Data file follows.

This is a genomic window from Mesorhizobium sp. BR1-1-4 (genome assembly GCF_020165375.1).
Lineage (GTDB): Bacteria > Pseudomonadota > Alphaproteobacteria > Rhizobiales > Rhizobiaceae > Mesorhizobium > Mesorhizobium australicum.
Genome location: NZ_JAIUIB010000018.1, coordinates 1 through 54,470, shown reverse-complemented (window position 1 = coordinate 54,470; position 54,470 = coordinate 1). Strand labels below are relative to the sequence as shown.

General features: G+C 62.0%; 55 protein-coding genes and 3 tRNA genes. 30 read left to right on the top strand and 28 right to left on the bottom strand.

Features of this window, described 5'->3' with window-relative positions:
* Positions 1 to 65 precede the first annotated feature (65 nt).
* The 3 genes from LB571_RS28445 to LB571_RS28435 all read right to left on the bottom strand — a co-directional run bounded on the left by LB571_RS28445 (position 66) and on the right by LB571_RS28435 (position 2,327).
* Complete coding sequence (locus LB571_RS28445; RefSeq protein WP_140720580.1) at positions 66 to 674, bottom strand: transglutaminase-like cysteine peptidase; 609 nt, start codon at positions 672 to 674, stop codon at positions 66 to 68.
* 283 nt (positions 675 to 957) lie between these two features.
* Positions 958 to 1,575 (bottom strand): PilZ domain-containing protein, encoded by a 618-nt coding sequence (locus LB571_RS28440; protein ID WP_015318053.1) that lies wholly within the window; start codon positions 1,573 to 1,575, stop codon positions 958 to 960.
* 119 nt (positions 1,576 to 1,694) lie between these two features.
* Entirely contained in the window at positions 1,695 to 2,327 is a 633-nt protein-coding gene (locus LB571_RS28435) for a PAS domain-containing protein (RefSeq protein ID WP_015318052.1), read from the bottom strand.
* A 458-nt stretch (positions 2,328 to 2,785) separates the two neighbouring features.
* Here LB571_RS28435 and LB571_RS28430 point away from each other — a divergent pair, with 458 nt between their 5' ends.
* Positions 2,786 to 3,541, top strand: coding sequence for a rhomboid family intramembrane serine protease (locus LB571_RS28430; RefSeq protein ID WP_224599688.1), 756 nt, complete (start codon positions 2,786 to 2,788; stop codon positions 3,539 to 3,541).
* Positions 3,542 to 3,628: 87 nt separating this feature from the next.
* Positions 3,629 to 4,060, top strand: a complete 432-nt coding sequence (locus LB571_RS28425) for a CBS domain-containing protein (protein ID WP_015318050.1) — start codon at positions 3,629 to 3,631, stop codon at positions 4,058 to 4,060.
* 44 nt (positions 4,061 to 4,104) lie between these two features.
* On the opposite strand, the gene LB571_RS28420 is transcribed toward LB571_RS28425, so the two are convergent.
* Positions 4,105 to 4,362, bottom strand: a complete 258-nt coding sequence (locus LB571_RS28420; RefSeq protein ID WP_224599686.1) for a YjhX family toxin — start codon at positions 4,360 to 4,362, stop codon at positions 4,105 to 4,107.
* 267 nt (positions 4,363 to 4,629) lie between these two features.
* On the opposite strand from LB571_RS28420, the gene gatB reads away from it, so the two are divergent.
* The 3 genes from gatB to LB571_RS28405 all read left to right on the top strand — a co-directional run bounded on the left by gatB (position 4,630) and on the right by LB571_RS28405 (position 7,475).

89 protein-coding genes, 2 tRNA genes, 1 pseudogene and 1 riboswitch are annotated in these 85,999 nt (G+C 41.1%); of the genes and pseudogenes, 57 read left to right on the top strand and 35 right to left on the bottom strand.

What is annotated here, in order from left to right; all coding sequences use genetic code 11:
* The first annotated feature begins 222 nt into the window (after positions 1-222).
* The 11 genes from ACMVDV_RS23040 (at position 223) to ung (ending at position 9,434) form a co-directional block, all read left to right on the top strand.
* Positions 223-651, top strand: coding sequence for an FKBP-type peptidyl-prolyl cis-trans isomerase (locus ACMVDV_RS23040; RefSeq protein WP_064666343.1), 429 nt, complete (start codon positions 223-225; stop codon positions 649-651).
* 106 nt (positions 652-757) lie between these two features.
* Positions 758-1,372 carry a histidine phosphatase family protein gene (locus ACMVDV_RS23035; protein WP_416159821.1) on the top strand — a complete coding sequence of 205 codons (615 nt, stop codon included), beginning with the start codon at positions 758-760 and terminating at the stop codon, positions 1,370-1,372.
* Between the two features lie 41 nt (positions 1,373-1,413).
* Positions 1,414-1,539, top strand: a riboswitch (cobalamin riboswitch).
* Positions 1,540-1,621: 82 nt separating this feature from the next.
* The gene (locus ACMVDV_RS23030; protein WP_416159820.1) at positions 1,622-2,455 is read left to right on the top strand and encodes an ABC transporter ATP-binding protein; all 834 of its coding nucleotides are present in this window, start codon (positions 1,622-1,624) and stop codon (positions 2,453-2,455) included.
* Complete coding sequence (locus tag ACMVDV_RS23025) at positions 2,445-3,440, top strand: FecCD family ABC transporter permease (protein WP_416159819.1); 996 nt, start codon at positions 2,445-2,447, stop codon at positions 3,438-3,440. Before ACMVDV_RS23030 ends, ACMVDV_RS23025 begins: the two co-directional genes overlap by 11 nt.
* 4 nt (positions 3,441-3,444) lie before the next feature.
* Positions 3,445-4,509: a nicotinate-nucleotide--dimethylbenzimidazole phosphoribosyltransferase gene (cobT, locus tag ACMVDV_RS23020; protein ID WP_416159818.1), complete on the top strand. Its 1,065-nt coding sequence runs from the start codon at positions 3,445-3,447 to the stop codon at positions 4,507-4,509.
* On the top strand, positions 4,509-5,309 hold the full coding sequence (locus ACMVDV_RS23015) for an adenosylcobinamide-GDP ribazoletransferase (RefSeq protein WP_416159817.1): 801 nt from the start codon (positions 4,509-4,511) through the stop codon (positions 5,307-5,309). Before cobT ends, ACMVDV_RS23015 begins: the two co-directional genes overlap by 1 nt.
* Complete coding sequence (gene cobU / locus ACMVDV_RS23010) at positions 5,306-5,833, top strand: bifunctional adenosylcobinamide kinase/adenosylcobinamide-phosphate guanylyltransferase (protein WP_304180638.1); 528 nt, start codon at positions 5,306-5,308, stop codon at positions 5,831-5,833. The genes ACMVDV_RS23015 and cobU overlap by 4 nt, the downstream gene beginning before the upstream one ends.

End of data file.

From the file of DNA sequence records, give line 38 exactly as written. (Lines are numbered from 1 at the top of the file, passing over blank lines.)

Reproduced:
* On the top strand, positions 4,509-5,309 hold the full coding sequence (locus ACMVDV_RS23015) for an adenosylcobinamide-GDP ribazoletransferase (RefSeq protein WP_416159817.1): 801 nt from the start codon (positions 4,509-4,511) through the stop codon (positions 5,307-5,309). Before cobT ends, ACMVDV_RS23015 begins: the two co-directional genes overlap by 1 nt.